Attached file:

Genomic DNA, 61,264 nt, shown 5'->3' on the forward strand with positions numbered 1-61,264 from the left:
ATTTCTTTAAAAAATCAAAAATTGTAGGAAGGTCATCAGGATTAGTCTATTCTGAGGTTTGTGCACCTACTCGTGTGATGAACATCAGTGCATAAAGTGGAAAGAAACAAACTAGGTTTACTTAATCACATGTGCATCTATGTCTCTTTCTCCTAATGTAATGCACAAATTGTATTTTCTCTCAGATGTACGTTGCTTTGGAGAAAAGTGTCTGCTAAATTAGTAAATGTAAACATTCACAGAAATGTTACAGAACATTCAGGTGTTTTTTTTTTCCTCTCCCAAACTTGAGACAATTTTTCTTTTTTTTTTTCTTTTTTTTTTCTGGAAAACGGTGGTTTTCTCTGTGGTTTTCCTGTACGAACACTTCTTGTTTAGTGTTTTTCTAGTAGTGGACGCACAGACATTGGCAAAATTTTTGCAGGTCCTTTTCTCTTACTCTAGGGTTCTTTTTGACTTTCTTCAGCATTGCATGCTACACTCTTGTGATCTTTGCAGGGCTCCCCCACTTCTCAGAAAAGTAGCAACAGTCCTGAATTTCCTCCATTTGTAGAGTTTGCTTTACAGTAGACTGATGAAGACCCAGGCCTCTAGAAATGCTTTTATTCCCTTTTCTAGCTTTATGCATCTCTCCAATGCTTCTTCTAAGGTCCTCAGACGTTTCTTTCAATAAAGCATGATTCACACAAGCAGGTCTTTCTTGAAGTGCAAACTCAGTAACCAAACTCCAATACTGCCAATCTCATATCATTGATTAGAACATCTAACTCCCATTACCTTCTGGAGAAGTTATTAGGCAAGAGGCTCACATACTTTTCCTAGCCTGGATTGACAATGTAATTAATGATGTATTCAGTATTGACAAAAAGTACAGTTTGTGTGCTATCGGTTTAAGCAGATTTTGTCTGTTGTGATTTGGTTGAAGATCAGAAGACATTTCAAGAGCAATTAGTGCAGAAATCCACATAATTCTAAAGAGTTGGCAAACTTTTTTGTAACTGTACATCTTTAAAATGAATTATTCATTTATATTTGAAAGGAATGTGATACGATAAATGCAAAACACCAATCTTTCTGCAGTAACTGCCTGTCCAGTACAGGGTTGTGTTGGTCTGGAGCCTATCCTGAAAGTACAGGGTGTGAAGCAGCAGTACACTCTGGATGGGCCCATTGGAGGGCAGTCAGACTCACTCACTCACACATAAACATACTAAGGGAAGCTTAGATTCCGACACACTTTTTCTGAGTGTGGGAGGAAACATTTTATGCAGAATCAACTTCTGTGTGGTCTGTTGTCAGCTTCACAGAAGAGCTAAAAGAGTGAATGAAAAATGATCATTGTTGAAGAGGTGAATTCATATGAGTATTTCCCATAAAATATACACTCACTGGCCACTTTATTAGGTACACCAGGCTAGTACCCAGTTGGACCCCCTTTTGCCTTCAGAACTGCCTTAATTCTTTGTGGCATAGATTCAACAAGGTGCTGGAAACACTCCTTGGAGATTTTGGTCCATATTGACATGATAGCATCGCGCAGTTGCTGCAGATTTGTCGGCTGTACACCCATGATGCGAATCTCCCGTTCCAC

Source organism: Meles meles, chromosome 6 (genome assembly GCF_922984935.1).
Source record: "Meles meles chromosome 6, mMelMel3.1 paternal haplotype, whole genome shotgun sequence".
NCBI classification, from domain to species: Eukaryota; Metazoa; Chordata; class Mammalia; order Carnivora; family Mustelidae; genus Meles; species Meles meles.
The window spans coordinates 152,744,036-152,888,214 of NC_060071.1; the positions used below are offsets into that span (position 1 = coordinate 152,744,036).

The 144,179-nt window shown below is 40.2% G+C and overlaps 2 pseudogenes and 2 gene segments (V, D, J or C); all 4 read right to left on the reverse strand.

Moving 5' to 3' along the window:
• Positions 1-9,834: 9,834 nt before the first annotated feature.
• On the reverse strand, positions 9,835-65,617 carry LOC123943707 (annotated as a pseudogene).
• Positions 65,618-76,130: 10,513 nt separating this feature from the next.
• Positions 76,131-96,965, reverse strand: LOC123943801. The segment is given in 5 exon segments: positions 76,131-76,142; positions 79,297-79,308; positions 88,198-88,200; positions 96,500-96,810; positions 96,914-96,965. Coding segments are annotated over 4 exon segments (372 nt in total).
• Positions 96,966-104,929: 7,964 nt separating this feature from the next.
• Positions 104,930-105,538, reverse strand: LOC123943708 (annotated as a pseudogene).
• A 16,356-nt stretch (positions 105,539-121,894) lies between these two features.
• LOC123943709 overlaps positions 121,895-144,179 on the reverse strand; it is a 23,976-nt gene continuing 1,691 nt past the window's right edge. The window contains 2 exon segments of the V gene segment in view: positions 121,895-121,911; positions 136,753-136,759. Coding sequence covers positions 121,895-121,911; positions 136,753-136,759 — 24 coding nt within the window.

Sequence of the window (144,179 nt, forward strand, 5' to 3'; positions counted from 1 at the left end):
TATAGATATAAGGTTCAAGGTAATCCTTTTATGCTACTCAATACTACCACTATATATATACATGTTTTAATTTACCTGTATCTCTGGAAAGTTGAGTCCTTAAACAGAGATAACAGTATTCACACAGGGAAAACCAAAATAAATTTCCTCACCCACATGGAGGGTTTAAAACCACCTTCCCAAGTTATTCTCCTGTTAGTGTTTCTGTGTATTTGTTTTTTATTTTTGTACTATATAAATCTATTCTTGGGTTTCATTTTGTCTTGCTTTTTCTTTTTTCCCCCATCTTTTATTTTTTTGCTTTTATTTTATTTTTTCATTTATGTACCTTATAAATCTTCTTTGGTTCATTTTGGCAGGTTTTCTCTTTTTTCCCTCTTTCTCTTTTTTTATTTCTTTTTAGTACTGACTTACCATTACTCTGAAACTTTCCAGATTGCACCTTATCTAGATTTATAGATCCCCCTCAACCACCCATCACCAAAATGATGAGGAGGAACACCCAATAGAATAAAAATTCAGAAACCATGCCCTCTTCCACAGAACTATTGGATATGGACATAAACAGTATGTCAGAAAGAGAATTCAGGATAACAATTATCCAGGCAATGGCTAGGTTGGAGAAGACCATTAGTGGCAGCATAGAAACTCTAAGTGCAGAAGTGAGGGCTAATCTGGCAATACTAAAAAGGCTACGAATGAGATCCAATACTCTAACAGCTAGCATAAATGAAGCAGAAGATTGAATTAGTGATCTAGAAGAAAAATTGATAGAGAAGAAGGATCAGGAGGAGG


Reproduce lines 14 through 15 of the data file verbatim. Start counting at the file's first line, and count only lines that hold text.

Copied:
• Positions 104,930-105,538, reverse strand: LOC123943708 (annotated as a pseudogene).
• A 16,356-nt stretch (positions 105,539-121,894) lies between these two features.